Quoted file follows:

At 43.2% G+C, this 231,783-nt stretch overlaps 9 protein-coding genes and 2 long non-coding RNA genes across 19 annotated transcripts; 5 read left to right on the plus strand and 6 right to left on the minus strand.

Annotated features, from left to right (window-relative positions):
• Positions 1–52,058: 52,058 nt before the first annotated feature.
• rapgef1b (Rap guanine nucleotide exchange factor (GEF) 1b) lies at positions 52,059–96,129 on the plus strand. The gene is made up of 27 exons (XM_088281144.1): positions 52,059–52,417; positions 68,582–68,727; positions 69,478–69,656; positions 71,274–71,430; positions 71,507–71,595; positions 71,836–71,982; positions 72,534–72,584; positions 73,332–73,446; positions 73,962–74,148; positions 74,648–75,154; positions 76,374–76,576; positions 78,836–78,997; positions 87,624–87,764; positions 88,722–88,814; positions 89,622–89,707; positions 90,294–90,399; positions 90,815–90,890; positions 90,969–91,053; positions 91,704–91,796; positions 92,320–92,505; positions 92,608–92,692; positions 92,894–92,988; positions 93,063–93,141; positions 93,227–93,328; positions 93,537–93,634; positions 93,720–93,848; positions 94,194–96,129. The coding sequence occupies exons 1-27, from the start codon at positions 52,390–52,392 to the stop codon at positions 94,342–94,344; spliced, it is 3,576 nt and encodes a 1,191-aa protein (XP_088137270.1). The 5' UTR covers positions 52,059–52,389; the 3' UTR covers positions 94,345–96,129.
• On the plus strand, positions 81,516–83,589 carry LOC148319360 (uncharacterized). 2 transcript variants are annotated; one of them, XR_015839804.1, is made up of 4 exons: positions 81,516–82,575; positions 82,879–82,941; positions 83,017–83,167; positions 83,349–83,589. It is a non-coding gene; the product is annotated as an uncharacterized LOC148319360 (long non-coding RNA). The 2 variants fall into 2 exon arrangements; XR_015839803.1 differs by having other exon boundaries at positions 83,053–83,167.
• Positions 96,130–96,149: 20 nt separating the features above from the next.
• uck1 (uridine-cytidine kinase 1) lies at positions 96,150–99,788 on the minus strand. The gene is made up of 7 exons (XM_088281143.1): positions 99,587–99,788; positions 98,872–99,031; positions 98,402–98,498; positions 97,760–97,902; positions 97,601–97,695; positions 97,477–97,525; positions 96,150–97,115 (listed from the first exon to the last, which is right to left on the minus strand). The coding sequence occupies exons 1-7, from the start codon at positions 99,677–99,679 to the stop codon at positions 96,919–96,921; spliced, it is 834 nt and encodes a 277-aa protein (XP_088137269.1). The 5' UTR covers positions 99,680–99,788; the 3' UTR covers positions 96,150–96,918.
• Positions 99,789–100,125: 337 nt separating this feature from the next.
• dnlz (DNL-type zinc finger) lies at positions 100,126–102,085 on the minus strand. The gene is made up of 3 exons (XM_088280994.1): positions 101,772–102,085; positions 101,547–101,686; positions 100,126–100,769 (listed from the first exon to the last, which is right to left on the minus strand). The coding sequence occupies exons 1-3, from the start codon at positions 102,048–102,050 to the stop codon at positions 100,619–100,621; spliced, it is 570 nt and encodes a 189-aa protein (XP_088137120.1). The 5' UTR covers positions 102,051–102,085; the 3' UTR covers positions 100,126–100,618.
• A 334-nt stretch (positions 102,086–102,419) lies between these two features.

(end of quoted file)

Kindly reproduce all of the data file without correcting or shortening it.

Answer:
At 43.2% G+C, this 231,783-nt stretch overlaps 9 protein-coding genes and 2 long non-coding RNA genes across 19 annotated transcripts; 5 read left to right on the plus strand and 6 right to left on the minus strand.

Annotated features, from left to right (window-relative positions):
• Positions 1–52,058: 52,058 nt before the first annotated feature.
• rapgef1b (Rap guanine nucleotide exchange factor (GEF) 1b) lies at positions 52,059–96,129 on the plus strand. The gene is made up of 27 exons (XM_088281144.1): positions 52,059–52,417; positions 68,582–68,727; positions 69,478–69,656; positions 71,274–71,430; positions 71,507–71,595; positions 71,836–71,982; positions 72,534–72,584; positions 73,332–73,446; positions 73,962–74,148; positions 74,648–75,154; positions 76,374–76,576; positions 78,836–78,997; positions 87,624–87,764; positions 88,722–88,814; positions 89,622–89,707; positions 90,294–90,399; positions 90,815–90,890; positions 90,969–91,053; positions 91,704–91,796; positions 92,320–92,505; positions 92,608–92,692; positions 92,894–92,988; positions 93,063–93,141; positions 93,227–93,328; positions 93,537–93,634; positions 93,720–93,848; positions 94,194–96,129. The coding sequence occupies exons 1-27, from the start codon at positions 52,390–52,392 to the stop codon at positions 94,342–94,344; spliced, it is 3,576 nt and encodes a 1,191-aa protein (XP_088137270.1). The 5' UTR covers positions 52,059–52,389; the 3' UTR covers positions 94,345–96,129.
• On the plus strand, positions 81,516–83,589 carry LOC148319360 (uncharacterized). 2 transcript variants are annotated; one of them, XR_015839804.1, is made up of 4 exons: positions 81,516–82,575; positions 82,879–82,941; positions 83,017–83,167; positions 83,349–83,589. It is a non-coding gene; the product is annotated as an uncharacterized LOC148319360 (long non-coding RNA). The 2 variants fall into 2 exon arrangements; XR_015839803.1 differs by having other exon boundaries at positions 83,053–83,167.
• Positions 96,130–96,149: 20 nt separating the features above from the next.
• uck1 (uridine-cytidine kinase 1) lies at positions 96,150–99,788 on the minus strand. The gene is made up of 7 exons (XM_088281143.1): positions 99,587–99,788; positions 98,872–99,031; positions 98,402–98,498; positions 97,760–97,902; positions 97,601–97,695; positions 97,477–97,525; positions 96,150–97,115 (listed from the first exon to the last, which is right to left on the minus strand). The coding sequence occupies exons 1-7, from the start codon at positions 99,677–99,679 to the stop codon at positions 96,919–96,921; spliced, it is 834 nt and encodes a 277-aa protein (XP_088137269.1). The 5' UTR covers positions 99,680–99,788; the 3' UTR covers positions 96,150–96,918.
• Positions 99,789–100,125: 337 nt separating this feature from the next.
• dnlz (DNL-type zinc finger) lies at positions 100,126–102,085 on the minus strand. The gene is made up of 3 exons (XM_088280994.1): positions 101,772–102,085; positions 101,547–101,686; positions 100,126–100,769 (listed from the first exon to the last, which is right to left on the minus strand). The coding sequence occupies exons 1-3, from the start codon at positions 102,048–102,050 to the stop codon at positions 100,619–100,621; spliced, it is 570 nt and encodes a 189-aa protein (XP_088137120.1). The 5' UTR covers positions 102,051–102,085; the 3' UTR covers positions 100,126–100,618.
• A 334-nt stretch (positions 102,086–102,419) lies between these two features.